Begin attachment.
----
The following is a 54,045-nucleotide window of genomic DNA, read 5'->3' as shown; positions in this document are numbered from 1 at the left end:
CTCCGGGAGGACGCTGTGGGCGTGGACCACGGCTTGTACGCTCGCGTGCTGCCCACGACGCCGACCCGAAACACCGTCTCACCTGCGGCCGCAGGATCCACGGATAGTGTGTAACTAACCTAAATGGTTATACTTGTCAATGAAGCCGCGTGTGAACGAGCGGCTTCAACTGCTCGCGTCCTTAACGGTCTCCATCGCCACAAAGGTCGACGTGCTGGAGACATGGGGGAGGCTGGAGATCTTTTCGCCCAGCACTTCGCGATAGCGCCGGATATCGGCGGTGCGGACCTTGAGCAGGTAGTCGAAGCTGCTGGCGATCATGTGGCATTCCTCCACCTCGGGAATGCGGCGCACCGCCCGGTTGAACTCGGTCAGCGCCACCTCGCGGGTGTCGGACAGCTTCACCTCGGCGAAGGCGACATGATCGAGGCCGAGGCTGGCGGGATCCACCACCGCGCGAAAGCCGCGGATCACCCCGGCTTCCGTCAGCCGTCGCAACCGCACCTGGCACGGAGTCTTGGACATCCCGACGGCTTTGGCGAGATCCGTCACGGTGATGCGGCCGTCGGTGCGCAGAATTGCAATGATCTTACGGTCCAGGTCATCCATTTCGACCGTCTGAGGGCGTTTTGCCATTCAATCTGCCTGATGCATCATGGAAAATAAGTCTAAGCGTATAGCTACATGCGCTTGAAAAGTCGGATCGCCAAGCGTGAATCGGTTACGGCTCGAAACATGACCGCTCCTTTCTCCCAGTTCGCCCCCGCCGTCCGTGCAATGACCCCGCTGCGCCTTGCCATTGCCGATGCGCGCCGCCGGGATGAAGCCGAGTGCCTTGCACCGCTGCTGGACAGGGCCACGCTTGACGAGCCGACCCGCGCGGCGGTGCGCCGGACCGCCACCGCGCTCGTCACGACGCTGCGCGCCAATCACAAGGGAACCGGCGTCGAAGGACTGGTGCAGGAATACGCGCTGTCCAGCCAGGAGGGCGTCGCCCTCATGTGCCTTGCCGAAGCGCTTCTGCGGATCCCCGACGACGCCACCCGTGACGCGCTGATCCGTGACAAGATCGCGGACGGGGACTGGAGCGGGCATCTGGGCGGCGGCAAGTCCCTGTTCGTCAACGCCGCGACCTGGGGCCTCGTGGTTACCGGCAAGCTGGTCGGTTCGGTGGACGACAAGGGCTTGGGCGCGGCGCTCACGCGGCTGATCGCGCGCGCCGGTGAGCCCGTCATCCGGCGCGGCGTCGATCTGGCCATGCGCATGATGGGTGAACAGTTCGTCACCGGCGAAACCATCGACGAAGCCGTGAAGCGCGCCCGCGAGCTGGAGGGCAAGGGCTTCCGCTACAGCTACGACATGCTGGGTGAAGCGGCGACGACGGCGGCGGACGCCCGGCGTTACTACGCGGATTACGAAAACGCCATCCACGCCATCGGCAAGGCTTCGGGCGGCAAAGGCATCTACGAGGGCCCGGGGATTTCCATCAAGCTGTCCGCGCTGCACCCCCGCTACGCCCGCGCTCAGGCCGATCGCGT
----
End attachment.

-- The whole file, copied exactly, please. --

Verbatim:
The following is a 54,045-nucleotide window of genomic DNA, read 5'->3' as shown; positions in this document are numbered from 1 at the left end:
CTCCGGGAGGACGCTGTGGGCGTGGACCACGGCTTGTACGCTCGCGTGCTGCCCACGACGCCGACCCGAAACACCGTCTCACCTGCGGCCGCAGGATCCACGGATAGTGTGTAACTAACCTAAATGGTTATACTTGTCAATGAAGCCGCGTGTGAACGAGCGGCTTCAACTGCTCGCGTCCTTAACGGTCTCCATCGCCACAAAGGTCGACGTGCTGGAGACATGGGGGAGGCTGGAGATCTTTTCGCCCAGCACTTCGCGATAGCGCCGGATATCGGCGGTGCGGACCTTGAGCAGGTAGTCGAAGCTGCTGGCGATCATGTGGCATTCCTCCACCTCGGGAATGCGGCGCACCGCCCGGTTGAACTCGGTCAGCGCCACCTCGCGGGTGTCGGACAGCTTCACCTCGGCGAAGGCGACATGATCGAGGCCGAGGCTGGCGGGATCCACCACCGCGCGAAAGCCGCGGATCACCCCGGCTTCCGTCAGCCGTCGCAACCGCACCTGGCACGGAGTCTTGGACATCCCGACGGCTTTGGCGAGATCCGTCACGGTGATGCGGCCGTCGGTGCGCAGAATTGCAATGATCTTACGGTCCAGGTCATCCATTTCGACCGTCTGAGGGCGTTTTGCCATTCAATCTGCCTGATGCATCATGGAAAATAAGTCTAAGCGTATAGCTACATGCGCTTGAAAAGTCGGATCGCCAAGCGTGAATCGGTTACGGCTCGAAACATGACCGCTCCTTTCTCCCAGTTCGCCCCCGCCGTCCGTGCAATGACCCCGCTGCGCCTTGCCATTGCCGATGCGCGCCGCCGGGATGAAGCCGAGTGCCTTGCACCGCTGCTGGACAGGGCCACGCTTGACGAGCCGACCCGCGCGGCGGTGCGCCGGACCGCCACCGCGCTCGTCACGACGCTGCGCGCCAATCACAAGGGAACCGGCGTCGAAGGACTGGTGCAGGAATACGCGCTGTCCAGCCAGGAGGGCGTCGCCCTCATGTGCCTTGCCGAAGCGCTTCTGCGGATCCCCGACGACGCCACCCGTGACGCGCTGATCCGTGACAAGATCGCGGACGGGGACTGGAGCGGGCATCTGGGCGGCGGCAAGTCCCTGTTCGTCAACGCCGCGACCTGGGGCCTCGTGGTTACCGGCAAGCTGGTCGGTTCGGTGGACGACAAGGGCTTGGGCGCGGCGCTCACGCGGCTGATCGCGCGCGCCGGTGAGCCCGTCATCCGGCGCGGCGTCGATCTGGCCATGCGCATGATGGGTGAACAGTTCGTCACCGGCGAAACCATCGACGAAGCCGTGAAGCGCGCCCGCGAGCTGGAGGGCAAGGGCTTCCGCTACAGCTACGACATGCTGGGTGAAGCGGCGACGACGGCGGCGGACGCCCGGCGTTACTACGCGGATTACGAAAACGCCATCCACGCCATCGGCAAGGCTTCGGGCGGCAAAGGCATCTACGAGGGCCCGGGGATTTCCATCAAGCTGTCCGCGCTGCACCCCCGCTACGCCCGCGCTCAGGCCGATCGCGT